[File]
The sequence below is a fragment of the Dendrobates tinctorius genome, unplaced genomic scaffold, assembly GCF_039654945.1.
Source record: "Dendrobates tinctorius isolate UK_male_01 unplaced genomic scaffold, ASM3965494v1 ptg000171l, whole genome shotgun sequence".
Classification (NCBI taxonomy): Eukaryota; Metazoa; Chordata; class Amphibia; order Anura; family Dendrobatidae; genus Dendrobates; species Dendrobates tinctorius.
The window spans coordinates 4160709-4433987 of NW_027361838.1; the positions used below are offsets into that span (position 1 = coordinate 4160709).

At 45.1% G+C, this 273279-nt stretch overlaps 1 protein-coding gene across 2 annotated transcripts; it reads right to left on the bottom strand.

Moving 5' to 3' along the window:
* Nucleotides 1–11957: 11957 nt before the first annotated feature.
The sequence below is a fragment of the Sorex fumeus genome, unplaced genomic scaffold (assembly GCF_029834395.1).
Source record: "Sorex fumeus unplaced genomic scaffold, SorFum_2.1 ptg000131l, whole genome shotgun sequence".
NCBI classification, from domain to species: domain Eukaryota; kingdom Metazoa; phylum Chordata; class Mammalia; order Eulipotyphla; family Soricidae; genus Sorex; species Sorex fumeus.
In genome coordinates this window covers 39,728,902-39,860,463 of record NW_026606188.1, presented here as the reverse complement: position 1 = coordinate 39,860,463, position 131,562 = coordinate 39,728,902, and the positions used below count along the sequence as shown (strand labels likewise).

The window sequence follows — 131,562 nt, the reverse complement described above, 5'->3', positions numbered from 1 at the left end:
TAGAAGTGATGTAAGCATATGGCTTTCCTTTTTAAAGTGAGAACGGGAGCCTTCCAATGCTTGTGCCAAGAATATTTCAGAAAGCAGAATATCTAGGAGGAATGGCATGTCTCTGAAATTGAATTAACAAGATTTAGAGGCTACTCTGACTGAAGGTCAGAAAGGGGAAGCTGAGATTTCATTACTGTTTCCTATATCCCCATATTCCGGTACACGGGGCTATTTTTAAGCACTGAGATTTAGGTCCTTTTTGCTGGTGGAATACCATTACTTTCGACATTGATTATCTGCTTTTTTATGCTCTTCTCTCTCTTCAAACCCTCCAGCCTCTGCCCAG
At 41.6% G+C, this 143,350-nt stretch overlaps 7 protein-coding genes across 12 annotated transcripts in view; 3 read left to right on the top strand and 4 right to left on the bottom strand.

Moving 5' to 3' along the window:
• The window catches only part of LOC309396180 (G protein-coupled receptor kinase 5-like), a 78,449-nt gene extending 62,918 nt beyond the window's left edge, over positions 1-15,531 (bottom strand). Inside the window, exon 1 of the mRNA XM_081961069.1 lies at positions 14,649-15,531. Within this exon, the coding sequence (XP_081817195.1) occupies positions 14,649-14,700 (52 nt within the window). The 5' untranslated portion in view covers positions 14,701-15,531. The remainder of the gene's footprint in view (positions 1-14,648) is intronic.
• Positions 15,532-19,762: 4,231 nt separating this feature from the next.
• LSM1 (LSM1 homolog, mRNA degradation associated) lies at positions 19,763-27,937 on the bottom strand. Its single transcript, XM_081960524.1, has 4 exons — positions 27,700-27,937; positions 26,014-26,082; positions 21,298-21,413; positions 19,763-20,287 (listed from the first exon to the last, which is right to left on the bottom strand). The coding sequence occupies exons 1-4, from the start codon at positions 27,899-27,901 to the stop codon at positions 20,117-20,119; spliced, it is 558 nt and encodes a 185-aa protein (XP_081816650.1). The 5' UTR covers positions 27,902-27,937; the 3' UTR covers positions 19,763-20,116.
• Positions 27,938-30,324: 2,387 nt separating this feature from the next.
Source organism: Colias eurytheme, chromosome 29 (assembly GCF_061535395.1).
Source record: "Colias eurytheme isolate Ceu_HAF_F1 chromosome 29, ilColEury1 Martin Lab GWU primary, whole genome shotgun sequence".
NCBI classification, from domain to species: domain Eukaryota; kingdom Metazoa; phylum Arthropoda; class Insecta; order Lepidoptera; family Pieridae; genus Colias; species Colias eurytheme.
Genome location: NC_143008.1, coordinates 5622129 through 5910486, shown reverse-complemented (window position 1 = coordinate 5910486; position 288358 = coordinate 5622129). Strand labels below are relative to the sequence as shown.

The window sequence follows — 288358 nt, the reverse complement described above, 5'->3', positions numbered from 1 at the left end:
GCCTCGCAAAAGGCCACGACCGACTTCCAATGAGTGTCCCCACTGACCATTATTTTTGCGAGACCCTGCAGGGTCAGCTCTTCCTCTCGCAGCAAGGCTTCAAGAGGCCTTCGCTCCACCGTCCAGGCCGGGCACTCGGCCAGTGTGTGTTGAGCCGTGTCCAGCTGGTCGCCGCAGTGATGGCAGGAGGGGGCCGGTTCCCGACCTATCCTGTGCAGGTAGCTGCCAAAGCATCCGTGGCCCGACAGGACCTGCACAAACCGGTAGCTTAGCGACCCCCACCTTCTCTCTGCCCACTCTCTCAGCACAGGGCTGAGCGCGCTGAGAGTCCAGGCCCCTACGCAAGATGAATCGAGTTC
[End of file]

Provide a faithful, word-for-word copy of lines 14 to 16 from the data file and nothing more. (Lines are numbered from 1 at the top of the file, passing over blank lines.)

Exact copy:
At 41.6% G+C, this 143,350-nt stretch overlaps 7 protein-coding genes across 12 annotated transcripts in view; 3 read left to right on the top strand and 4 right to left on the bottom strand.

Moving 5' to 3' along the window:
• The window catches only part of LOC309396180 (G protein-coupled receptor kinase 5-like), a 78,449-nt gene extending 62,918 nt beyond the window's left edge, over positions 1-15,531 (bottom strand). Inside the window, exon 1 of the mRNA XM_081961069.1 lies at positions 14,649-15,531. Within this exon, the coding sequence (XP_081817195.1) occupies positions 14,649-14,700 (52 nt within the window). The 5' untranslated portion in view covers positions 14,701-15,531. The remainder of the gene's footprint in view (positions 1-14,648) is intronic.